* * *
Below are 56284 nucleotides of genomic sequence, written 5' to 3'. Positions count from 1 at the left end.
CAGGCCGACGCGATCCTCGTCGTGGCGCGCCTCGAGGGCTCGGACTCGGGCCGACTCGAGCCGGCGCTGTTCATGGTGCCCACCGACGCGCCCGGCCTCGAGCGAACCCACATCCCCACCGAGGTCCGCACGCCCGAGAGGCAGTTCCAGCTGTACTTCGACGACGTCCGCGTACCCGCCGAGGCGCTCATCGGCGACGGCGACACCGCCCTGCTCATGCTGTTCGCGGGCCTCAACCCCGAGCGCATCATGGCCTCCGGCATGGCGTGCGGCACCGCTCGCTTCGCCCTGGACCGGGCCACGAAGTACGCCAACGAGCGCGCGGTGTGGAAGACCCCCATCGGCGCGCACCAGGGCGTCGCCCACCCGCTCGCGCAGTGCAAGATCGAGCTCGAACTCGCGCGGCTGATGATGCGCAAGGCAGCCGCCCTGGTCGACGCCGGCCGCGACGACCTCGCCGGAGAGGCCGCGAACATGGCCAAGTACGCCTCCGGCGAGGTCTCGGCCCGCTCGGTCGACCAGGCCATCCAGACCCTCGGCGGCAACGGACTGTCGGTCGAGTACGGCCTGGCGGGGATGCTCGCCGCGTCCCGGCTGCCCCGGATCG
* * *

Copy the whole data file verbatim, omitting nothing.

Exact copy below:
Below are 56284 nucleotides of genomic sequence, written 5' to 3'. Positions count from 1 at the left end.
CAGGCCGACGCGATCCTCGTCGTGGCGCGCCTCGAGGGCTCGGACTCGGGCCGACTCGAGCCGGCGCTGTTCATGGTGCCCACCGACGCGCCCGGCCTCGAGCGAACCCACATCCCCACCGAGGTCCGCACGCCCGAGAGGCAGTTCCAGCTGTACTTCGACGACGTCCGCGTACCCGCCGAGGCGCTCATCGGCGACGGCGACACCGCCCTGCTCATGCTGTTCGCGGGCCTCAACCCCGAGCGCATCATGGCCTCCGGCATGGCGTGCGGCACCGCTCGCTTCGCCCTGGACCGGGCCACGAAGTACGCCAACGAGCGCGCGGTGTGGAAGACCCCCATCGGCGCGCACCAGGGCGTCGCCCACCCGCTCGCGCAGTGCAAGATCGAGCTCGAACTCGCGCGGCTGATGATGCGCAAGGCAGCCGCCCTGGTCGACGCCGGCCGCGACGACCTCGCCGGAGAGGCCGCGAACATGGCCAAGTACGCCTCCGGCGAGGTCTCGGCCCGCTCGGTCGACCAGGCCATCCAGACCCTCGGCGGCAACGGACTGTCGGTCGAGTACGGCCTGGCGGGGATGCTCGCCGCGTCCCGGCTGCCCCGGATCG